If I understand correctly you are contemplating the diocesan priesthood.  Perhaps I should start by defining what you are thinking of becoming. First you are thinking about being a priest. Priest is a very problematic word. You will get a lot of grief in this ecumenical world about the priesthood. People will quote the letter to the Hebrews saying that Christ is the great high priest and we have no more need of priests. They will doubtless quote the first letter of St. Peter, “Christ also suffered once for sins, the righteous for the unrighteous, to bring you to God.” (1Peter 3:18) No more priests, no more sacrifices. It’s in the Bible.  
So why are you claiming to be a priest? 

These folks never took my Greek class. If they had, they would know that the English word “priest” (or German/Pruester, French/Prete, Italian/Preti,) are all derived from the Greek word, “presbyteros” which means elder. There is another Greek word “hiereus” that means sacrificer.

You see the problem here? We are dealing with two completely different Greek words here; presbyteros (elder) and hiereus (sacrificer) and these two completely different Greek words are translated into English by the same exact word – “priest.” If you are called to the altar, the bishop will lay his hands on your head and ordain you to the priesthood (sacrificerhood) of Christ in the order of presbyter (elder). You will be ordained an elder who offers true sacrifice. All Christians participate in the sacrificer-hood (priesthood) of Christ by virtue of their baptism. You were anointed “priest (sacrificer), prophet and king” when you were baptized. 

“So, what’s this priesthood thing if I was already baptized and anointed as priest?” 

You will preside at the one, timeless sacrifice of Calvary when the bishop can’t be there. The bishop is the head elder as well as the head deacon (a word which means table water in Greek.)  This may seem complicated and pointless, but if you’ve read anything I’ve ever written you’ve come to expect that. It’s not quite as pointless as it seems. Back to those ecumenical types who never studied classical language. They are quite correct in saying that Jesus is the only high sacrificer. You and I are members of His body the church. If He is a sacrificer then so are we. We are one body with Christ and the bishop, Christ’s vicar (a Latin word for “stand-in”) is the head and the stand in for Christ at Christ’s sacrifice. In the parish you are the bishop’s stand in, and so, you are a true sacrificer offering a true sacrifice.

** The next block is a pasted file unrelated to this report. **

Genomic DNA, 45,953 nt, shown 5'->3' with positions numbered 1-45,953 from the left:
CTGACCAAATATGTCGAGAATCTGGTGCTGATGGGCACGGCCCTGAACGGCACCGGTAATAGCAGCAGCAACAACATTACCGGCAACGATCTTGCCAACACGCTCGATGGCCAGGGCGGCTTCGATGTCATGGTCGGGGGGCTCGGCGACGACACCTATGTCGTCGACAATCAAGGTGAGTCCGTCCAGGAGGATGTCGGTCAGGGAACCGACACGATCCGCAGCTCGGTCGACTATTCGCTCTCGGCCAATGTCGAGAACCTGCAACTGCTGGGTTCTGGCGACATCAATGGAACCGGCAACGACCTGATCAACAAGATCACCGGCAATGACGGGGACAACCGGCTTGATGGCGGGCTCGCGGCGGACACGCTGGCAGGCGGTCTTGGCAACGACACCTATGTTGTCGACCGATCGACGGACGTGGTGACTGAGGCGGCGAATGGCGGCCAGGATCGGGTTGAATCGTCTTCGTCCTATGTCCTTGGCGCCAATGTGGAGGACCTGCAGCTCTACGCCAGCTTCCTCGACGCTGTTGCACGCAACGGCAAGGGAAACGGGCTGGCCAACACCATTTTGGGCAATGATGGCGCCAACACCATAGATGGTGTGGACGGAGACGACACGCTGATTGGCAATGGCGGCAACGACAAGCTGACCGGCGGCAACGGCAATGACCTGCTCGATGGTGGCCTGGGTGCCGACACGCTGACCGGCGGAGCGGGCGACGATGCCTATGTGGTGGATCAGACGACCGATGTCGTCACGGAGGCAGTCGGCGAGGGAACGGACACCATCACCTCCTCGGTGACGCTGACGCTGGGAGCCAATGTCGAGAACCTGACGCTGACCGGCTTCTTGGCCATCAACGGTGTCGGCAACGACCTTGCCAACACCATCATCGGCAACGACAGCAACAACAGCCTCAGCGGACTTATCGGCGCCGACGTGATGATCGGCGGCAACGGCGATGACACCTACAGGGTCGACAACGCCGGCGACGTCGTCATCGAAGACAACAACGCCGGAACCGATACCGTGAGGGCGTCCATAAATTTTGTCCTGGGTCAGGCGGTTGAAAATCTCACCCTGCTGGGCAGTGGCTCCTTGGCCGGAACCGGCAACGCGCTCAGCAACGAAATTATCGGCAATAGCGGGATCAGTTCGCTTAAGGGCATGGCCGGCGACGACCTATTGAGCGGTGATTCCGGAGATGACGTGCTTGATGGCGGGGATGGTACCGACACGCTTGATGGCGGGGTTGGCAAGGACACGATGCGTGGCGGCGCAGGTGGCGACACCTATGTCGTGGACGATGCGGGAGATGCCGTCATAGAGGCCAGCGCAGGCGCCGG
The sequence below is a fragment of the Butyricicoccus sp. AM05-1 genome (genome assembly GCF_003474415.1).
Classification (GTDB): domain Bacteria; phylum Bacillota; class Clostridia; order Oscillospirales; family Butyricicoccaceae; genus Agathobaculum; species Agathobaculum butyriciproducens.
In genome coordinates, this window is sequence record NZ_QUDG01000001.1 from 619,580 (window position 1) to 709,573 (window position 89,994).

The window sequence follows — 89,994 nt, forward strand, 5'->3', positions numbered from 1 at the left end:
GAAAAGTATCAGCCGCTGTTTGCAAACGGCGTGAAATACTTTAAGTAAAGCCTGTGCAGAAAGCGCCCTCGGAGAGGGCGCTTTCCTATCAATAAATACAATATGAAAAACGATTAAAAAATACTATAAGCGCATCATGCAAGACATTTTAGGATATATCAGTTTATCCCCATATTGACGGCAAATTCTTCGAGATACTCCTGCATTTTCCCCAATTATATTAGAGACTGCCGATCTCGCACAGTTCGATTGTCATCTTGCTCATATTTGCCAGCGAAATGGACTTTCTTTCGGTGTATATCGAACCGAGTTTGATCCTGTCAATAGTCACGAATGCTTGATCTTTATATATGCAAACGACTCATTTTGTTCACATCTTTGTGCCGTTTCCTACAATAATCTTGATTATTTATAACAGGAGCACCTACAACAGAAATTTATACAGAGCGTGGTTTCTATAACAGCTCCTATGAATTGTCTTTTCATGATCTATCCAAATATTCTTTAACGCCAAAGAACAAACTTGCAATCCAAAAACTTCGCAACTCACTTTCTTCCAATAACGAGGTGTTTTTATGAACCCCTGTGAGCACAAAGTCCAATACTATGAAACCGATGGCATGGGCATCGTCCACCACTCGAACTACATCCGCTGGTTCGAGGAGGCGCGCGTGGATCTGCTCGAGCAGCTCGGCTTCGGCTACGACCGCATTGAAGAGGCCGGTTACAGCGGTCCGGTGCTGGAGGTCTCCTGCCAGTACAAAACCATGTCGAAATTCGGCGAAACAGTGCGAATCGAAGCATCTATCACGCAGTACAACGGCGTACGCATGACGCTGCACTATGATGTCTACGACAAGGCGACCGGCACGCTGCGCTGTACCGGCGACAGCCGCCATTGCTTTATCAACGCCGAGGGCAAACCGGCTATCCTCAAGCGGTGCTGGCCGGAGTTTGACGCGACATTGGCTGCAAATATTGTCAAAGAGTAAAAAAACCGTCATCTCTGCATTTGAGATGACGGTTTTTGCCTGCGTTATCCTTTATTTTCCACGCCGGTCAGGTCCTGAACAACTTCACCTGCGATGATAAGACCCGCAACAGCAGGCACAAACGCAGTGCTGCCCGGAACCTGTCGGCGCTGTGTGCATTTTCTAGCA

Why should we offer sacrifice at all if Christ has offered the perfect sacrifice on Calvary?  St. Paul says, “I make up in my own flesh what is lacking in the afflictions of Christ.” (Col 1:24) What could possibly be lacking in the afflictions of Christ? Nothing, expect my participation. There is a beautiful prayer that I recommend to you:

O Jesus, through the Immaculate Heart of Mary, I offer You my prayers, works, joys and sufferings of this day for all the intentions of Your Sacred Heart, in union with the Holy Sacrifice of the Mass throughout the world, in reparation for my sins, for the redemption of the world, for the good of all who have asked me to pray for them and in particular for the bishops and for our Holy Father, the Pope. Amen.

I love this prayer. I try to say it every morning, usually as I slink back into the rectory after Mass, waiting to hear about the “disaster-du-jour.” The morning offering is all about our calling as baptized people to be priestly (by this I mean sacrificial.) You, the presbyter will make it possible for every baptized person to climb the steps of Calvary and to stand at the foot of the cross with Mary, our Blessed Mother, where we can offer ourselves with Him who so loved the world.

That’s what the priesthood is primarily about, the presbyterate, the elderhood whatever you want to call it. Our first purpose is to extend the one sacrifice of Calvary to every corner of time and space. We are the first to climb Calvary with Christ. We are the elders of a priestly people, a sacrificial people. We are the first to give our lives. We wear the strange ancient roman clothing and we are the first to drink from the cup of Calvary because we have been called to be the first to offer our lives and, if need be, our deaths for the Bride He so loves.

Next week: Okay, Priest – but Elder? I’m barely in my twenties.